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Complications during pregnancy: Pathology review
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26 year-old Effie is brought to the emergency department with severe lower abdominal pain and bloody vaginal discharge that began a few hours ago. Her last menstrual period was 7 weeks ago. She has been sexually active with multiple partners and uses condoms on occasion. Her past medical history is significant for pelvic inflammatory disease. On examination, her blood pressure is 80/40 mmHg and her pulse is 130 beats per minute. She is pale and her extremities are cold and clammy. Next to her, there’s also 37-year-old Kate who came in noting an abrupt onset of abdominal pain and continuous vaginal bleeding. She is going through week 28 of her fourth pregnancy and was involved in a car crash a couple of hours ago, but did not immediately seek medical care. On presentation, fetal heart rate and movement are significantly diminished. Laboratory studies reveal low platelets, prolonged PT and PTT and elevated d-dimers. Peripheral blood smear shows schistocytes.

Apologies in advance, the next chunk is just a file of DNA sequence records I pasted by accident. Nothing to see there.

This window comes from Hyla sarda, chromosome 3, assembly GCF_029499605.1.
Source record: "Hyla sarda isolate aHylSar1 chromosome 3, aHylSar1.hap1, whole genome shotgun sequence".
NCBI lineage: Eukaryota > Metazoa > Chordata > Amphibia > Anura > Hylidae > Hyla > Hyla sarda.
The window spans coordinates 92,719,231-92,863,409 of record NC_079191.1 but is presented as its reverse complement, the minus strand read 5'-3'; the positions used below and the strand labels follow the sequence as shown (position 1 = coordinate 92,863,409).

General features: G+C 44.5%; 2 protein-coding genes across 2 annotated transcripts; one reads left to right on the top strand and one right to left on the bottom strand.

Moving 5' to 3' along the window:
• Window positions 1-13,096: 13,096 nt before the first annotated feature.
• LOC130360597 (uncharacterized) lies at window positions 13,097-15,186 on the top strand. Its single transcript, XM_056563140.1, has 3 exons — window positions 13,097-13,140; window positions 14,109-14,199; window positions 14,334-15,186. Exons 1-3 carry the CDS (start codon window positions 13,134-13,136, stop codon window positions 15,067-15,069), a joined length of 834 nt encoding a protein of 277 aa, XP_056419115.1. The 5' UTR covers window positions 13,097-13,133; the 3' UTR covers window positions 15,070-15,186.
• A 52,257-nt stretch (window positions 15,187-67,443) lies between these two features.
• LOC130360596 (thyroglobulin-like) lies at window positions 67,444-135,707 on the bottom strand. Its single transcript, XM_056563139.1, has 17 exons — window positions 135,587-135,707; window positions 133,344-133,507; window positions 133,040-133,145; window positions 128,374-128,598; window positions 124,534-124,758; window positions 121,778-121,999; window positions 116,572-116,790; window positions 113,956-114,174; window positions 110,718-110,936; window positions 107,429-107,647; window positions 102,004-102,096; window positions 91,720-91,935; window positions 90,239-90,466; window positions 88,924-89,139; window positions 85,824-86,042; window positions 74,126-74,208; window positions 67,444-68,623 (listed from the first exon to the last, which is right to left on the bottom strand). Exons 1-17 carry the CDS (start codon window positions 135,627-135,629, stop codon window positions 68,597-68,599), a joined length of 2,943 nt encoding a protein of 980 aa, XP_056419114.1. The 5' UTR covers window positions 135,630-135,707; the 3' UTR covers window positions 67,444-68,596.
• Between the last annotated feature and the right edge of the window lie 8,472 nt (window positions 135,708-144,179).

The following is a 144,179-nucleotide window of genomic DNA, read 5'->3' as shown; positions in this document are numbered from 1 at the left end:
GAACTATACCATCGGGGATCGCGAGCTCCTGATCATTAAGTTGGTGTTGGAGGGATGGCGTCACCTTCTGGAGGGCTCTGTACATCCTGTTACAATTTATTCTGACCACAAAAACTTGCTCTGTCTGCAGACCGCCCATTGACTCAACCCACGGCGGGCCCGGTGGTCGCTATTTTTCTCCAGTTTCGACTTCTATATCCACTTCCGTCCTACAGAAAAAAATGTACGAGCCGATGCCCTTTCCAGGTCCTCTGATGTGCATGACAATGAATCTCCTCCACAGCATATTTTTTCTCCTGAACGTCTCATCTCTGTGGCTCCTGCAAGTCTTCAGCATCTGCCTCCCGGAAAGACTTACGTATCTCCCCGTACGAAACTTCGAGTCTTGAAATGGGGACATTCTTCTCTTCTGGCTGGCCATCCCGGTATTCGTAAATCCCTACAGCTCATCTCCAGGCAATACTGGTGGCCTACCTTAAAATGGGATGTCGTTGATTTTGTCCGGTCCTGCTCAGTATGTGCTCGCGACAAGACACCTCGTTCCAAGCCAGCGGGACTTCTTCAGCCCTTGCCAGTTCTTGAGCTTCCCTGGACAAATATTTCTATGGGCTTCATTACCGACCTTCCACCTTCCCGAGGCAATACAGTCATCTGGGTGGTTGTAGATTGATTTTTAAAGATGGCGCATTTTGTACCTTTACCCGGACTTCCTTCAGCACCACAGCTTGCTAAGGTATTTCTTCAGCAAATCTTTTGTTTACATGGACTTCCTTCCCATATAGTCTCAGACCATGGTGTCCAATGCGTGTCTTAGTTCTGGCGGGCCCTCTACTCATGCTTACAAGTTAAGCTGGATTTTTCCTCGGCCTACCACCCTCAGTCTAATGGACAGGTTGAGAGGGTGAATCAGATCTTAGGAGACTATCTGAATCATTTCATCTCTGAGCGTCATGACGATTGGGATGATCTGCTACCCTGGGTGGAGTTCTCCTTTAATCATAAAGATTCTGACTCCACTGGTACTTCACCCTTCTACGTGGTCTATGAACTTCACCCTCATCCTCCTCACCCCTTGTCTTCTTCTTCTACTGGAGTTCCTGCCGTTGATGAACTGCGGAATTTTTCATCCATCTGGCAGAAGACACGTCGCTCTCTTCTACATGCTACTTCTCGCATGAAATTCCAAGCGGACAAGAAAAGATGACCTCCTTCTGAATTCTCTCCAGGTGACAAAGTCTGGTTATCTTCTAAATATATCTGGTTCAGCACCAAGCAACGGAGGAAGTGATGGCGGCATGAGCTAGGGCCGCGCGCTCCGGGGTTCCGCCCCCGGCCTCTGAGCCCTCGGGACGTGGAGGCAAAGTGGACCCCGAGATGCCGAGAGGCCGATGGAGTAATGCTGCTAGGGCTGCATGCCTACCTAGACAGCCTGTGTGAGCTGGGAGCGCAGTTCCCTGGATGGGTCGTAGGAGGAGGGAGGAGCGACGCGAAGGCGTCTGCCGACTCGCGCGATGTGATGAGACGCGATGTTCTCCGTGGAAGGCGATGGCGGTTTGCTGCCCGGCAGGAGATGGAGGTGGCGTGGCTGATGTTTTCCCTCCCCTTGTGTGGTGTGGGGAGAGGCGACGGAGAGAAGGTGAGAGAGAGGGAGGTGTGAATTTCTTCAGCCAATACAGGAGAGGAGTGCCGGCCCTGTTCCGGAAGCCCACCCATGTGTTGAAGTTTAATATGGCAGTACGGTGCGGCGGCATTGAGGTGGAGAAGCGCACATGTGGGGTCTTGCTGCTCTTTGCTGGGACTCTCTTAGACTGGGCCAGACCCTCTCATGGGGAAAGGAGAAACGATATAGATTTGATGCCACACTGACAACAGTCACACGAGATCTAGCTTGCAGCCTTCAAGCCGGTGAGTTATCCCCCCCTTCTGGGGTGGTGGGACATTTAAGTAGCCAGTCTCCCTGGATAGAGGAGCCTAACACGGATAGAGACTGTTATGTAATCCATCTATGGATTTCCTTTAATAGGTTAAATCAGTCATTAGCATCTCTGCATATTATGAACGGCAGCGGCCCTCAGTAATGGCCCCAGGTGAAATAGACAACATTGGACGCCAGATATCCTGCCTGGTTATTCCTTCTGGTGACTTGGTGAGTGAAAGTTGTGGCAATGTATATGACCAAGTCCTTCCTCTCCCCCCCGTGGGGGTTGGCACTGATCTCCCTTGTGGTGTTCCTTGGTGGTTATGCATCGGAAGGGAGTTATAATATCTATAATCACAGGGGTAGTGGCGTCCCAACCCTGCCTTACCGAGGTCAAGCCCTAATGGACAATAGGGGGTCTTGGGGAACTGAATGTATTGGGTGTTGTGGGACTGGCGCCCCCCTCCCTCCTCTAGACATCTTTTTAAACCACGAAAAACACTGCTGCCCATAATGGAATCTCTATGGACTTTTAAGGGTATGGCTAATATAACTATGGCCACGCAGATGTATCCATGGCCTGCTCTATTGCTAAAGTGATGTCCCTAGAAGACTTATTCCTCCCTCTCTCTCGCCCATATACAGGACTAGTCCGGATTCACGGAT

Based on their initial presentation, both Effie and Kate have a form of pregnancy complication.
Now, the most common medical complication of pregnancy is hypertensive disorders of pregnancy. These are diseases that cause high blood pressure during pregnancy, either a systolic blood pressure higher than 140 mmHg, or a diastolic blood pressure higher than 90 mmHg, or both. So, when hypertension is diagnosed before 20 weeks gestation, it’s usually chronic hypertension, meaning that it’s not due to pregnancy.
After 20 weeks gestation, new onset hypertension without proteinuria or damage to other organs is gestational hypertension. Now if hypertension gets severe, meaning systolic blood pressure of 160 mmHg or greater and/or diastolic blood pressure of 110 mmHg or greater, it can often lead to organ damage. One key thing to look out for is the presence of proteinuria, or excessive amounts of protein in the urine, which is a marker of kidney damage. Other affected organs include the brain and liver.
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